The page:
|Schoolhouse in St. Augustine, Fl.|
August has slipped up on us and that means the beginning of school for my kids. Yes, we’re in one of those counties with a “balanced year” calendar. We usually start the first Monday of August and have week-long breaks throughout the year to make up for the shorter summer. The kids are never crazy about going back this early, but none of us argues when that week off rolls around in September or February!
So, in honor of our first day of school, I decided to compare some things about today’s school versus schools in the past.
- One of the biggest things for my kids (especially when they were younger) is learning who their teacher will be. Not an issue for children of the past, because everyone was in a one-room schoolhouse with one teacher (at least in rural areas). Can you imagine trying to teach everything every child from kindergarten through eighth grade needed to know? That’s exactly what these men and women did – and for only about $25 a month in the early 1900s. The teachers also sometimes lived with families of their students. How would you or your kids like that?
- I start hearing school buses in our neighborhood by 7 a.m. because elementary school starts at 7:40. Kids had to get themselves to school in years past, which could mean walking as much as 4 or 5 miles each morning and afternoon. And it wasn’t always easy walking along roads – it was through woods, fields, and whatever else happened to be between their home and the school.
- The school year was much shorter years ago – which is a difference I’m sure most kids would love to see implemented again! The standard school calendar today is 180 days. When the Department of Education first began collecting data on school during the 1869-70 school year, students attended for an average of 132 days. The school day was also shorter. Children “back in the day” usually started at 9 a.m. and finished at either 2 p.m. or 4 p.m., depending on the area. They had an hour for recess and lunch.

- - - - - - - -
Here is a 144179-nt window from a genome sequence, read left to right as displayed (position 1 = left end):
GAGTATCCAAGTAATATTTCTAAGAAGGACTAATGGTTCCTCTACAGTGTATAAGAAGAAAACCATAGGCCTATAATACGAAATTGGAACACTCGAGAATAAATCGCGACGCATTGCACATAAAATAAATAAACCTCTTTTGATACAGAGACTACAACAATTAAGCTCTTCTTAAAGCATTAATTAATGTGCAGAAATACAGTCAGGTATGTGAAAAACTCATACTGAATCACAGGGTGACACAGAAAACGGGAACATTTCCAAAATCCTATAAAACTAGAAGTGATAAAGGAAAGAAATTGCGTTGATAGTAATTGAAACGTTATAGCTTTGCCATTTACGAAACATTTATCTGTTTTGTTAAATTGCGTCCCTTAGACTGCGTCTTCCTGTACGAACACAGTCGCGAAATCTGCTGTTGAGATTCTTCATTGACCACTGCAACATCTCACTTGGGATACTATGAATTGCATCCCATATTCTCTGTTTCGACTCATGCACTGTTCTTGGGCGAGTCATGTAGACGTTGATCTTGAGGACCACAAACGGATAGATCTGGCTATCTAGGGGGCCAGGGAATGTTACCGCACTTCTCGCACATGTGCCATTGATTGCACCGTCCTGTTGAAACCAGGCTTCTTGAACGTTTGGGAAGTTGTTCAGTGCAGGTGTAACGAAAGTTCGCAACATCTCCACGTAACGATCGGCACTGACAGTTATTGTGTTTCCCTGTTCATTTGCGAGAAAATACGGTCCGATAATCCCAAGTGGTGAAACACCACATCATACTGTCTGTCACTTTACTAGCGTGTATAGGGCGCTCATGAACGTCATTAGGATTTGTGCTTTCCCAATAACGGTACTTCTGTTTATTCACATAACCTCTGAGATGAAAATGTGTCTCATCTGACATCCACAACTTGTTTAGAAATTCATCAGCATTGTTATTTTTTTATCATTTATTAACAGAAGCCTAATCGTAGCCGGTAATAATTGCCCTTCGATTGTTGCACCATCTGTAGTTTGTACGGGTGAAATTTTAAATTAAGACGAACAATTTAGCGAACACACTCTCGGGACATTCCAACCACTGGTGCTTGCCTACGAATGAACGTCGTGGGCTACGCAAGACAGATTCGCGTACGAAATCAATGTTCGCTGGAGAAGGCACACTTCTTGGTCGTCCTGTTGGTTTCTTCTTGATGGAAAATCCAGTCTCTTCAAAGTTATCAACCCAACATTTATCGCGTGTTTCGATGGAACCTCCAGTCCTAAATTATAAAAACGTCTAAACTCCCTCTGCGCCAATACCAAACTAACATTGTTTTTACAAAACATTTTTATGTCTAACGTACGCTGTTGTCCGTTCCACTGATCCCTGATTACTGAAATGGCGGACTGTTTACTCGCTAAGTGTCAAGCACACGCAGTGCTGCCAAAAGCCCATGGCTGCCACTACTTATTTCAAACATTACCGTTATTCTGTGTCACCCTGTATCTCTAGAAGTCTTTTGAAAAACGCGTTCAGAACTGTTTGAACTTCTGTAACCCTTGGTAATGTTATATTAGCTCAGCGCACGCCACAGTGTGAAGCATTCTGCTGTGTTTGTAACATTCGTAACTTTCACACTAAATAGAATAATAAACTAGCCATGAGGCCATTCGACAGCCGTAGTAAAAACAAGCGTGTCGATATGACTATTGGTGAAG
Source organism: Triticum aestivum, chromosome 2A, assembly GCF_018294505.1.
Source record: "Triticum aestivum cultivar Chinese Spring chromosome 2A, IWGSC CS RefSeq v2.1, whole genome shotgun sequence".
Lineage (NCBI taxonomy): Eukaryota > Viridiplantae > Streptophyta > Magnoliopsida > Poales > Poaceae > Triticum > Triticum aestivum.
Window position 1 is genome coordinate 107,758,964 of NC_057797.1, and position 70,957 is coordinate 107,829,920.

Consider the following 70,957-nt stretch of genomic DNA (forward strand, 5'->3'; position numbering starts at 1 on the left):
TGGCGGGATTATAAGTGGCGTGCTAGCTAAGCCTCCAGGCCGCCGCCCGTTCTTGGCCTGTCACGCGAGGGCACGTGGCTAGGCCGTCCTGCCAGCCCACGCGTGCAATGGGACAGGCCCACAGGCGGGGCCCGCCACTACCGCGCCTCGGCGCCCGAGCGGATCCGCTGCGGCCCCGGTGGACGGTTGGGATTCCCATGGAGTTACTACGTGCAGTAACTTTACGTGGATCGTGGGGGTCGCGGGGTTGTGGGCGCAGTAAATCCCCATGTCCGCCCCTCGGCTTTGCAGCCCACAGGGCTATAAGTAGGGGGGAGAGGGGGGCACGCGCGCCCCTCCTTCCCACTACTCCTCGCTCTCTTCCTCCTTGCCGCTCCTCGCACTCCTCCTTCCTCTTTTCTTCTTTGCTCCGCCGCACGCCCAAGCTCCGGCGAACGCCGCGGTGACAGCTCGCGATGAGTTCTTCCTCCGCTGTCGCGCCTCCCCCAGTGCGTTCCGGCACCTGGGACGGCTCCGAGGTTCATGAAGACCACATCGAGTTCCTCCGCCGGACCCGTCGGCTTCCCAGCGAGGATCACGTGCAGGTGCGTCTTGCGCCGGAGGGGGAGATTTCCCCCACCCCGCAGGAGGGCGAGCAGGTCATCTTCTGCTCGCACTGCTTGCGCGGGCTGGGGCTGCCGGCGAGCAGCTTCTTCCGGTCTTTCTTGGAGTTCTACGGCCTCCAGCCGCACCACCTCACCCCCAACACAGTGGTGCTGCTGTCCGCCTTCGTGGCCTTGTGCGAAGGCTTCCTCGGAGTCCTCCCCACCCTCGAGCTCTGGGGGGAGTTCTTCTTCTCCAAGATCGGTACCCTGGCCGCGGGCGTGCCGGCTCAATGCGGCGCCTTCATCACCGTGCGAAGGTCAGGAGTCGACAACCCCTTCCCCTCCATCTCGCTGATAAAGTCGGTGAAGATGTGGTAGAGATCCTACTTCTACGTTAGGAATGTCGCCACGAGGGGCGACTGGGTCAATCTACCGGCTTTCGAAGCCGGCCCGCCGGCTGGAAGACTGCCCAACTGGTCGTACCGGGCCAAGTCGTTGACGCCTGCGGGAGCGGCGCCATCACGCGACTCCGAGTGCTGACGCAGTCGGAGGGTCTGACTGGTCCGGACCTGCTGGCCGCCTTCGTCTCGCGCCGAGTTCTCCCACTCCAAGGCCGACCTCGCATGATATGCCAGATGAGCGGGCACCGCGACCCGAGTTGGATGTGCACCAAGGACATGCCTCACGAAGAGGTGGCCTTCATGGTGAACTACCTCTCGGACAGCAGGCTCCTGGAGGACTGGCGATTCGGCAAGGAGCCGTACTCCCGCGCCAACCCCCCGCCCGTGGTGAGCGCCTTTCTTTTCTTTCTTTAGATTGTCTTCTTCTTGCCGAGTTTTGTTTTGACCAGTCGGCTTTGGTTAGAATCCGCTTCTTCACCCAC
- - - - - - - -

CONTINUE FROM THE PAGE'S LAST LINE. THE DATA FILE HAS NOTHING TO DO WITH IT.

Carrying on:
- The centerpiece of every one-room schoolhouse was the cast iron stove. It often stood in a box of sand as a safety measure, so nothing would catch fire when sparks or coals fell out when the fire was stoked. It was the teacher’s job to get the fire going in the morning, and older boys helped split the kindling and brought in the wood.
My dad was born in 1932, and my mom in 1935. It’s always fun to hear their stories of school because she was raised mainly in towns and he went to a rural one-room community school. Both their moms were teachers, with his being their town’s only teacher for many years. She taught everyone through eighth grade, then the older kids could ride a bus to another town for high school. He and my grandmother both walked to school because she didn’t know how to drive. His hound dog followed them most days and snoozed just outside the door until they came outside for lunch when he would beg for biscuits or cornbread. Daddy got the fire started each morning and he and his buddies chopped all the wood. Even in the late 1930s, their schoolhouse still didn’t have electricity or plumbing. He tells all sorts of stories about their shenanigans, from things they would pour on the wood or coals to make the fire stink to outhouse pranks to trying to catch snakes during recess.
Yes, I’m glad I just hear Daddy’s stories instead of experiencing them myself. And I’m glad my kids also get to hear them because it helps us all remember that life was really, really different – and not all that long ago. Here’s to helping history live on!